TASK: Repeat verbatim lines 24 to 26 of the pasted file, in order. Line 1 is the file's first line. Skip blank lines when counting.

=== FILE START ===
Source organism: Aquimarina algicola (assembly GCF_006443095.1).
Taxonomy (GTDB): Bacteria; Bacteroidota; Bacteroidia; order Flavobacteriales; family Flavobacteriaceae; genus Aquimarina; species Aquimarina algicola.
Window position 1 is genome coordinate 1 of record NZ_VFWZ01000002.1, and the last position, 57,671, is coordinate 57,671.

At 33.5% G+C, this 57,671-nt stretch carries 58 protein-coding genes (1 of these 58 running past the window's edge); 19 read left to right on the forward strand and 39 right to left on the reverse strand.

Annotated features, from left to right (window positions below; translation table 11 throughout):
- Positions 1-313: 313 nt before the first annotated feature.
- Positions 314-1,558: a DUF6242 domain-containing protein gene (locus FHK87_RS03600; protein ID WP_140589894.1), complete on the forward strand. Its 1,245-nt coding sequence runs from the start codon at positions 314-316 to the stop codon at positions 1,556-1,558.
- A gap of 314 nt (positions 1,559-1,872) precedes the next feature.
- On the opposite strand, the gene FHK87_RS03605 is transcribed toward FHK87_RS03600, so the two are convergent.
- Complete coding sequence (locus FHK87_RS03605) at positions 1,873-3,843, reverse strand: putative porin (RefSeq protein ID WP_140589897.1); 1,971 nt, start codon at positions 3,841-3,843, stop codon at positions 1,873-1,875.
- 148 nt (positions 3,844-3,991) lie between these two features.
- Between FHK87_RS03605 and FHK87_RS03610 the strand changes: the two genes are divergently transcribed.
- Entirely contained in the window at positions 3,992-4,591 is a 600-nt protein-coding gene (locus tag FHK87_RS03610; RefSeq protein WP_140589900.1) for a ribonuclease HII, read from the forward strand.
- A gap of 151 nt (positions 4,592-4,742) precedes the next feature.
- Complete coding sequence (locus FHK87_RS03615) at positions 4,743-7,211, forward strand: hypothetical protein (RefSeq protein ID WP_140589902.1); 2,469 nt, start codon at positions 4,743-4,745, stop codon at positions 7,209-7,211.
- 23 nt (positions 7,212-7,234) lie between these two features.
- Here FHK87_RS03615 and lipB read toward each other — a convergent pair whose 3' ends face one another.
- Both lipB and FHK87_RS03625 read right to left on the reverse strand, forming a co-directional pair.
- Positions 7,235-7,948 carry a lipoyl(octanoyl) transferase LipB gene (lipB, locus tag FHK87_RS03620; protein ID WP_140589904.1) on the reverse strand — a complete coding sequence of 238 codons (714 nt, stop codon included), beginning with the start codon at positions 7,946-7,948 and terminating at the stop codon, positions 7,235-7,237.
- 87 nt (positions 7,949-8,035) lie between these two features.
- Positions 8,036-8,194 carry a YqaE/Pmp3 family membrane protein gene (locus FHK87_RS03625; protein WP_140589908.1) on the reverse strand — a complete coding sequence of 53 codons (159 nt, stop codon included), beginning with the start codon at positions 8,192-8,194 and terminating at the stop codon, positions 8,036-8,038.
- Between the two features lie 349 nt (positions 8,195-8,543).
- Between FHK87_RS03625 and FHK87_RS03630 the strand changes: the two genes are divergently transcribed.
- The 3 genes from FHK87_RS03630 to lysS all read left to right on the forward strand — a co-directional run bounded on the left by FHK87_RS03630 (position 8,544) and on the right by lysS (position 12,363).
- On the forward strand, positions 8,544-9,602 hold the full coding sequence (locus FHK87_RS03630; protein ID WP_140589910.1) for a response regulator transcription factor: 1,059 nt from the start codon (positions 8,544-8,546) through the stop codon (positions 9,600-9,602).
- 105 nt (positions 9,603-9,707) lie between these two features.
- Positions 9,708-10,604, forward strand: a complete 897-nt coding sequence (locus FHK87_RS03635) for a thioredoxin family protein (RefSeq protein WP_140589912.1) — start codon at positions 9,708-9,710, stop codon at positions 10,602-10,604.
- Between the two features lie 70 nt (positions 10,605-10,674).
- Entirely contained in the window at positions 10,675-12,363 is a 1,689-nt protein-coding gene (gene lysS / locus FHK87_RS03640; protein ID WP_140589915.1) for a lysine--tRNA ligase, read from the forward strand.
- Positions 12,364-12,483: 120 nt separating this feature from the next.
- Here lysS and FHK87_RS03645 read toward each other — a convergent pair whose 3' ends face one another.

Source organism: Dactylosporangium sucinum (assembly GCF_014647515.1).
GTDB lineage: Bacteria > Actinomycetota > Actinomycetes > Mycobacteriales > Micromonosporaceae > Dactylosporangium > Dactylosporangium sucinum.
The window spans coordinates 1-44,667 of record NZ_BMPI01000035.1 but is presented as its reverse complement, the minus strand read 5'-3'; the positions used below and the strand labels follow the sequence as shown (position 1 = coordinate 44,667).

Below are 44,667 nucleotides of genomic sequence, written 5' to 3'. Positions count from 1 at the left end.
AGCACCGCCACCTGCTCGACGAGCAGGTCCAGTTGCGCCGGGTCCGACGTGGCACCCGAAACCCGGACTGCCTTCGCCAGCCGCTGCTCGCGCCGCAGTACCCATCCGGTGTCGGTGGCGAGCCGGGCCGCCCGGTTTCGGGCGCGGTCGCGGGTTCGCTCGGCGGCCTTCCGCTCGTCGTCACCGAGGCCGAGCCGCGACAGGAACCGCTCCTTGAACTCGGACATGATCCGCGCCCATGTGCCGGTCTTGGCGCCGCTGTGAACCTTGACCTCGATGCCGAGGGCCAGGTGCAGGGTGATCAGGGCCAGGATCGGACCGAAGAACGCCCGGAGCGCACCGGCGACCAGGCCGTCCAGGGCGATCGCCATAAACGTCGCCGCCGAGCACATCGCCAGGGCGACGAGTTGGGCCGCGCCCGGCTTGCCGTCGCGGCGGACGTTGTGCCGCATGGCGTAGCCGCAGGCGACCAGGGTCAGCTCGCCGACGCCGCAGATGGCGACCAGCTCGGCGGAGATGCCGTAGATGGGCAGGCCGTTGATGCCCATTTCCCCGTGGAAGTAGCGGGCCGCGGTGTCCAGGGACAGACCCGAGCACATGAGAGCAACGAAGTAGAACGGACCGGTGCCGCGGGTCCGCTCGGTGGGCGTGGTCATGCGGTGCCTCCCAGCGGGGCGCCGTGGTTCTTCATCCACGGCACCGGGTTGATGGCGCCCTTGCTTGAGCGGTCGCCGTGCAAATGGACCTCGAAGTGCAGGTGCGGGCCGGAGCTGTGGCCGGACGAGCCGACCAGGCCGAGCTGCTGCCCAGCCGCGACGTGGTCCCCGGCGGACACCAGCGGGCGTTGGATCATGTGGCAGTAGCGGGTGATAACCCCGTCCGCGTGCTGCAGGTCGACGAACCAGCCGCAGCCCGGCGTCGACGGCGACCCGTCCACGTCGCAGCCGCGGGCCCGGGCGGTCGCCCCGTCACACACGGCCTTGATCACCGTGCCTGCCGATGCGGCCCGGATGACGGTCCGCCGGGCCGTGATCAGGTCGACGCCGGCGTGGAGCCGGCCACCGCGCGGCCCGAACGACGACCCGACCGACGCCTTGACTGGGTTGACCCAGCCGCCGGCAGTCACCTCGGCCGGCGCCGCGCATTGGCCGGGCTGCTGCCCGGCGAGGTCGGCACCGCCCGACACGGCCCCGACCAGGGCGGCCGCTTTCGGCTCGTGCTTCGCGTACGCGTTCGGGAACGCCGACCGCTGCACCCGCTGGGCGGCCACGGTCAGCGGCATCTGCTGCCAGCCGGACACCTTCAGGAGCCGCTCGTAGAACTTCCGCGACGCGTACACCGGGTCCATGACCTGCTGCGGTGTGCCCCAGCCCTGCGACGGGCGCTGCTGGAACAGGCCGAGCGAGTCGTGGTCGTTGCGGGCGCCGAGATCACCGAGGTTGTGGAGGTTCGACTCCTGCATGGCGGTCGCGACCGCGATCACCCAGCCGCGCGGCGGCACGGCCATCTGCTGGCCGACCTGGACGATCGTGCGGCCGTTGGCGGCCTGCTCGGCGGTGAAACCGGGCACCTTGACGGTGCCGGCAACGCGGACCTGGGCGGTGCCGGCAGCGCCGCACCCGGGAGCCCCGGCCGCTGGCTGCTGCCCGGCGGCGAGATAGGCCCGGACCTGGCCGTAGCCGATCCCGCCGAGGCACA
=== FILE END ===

- The 3 genes from FHK87_RS03630 to lysS all read left to right on the forward strand — a co-directional run bounded on the left by FHK87_RS03630 (position 8,544) and on the right by lysS (position 12,363).
- On the forward strand, positions 8,544-9,602 hold the full coding sequence (locus FHK87_RS03630; protein ID WP_140589910.1) for a response regulator transcription factor: 1,059 nt from the start codon (positions 8,544-8,546) through the stop codon (positions 9,600-9,602).
- 105 nt (positions 9,603-9,707) lie between these two features.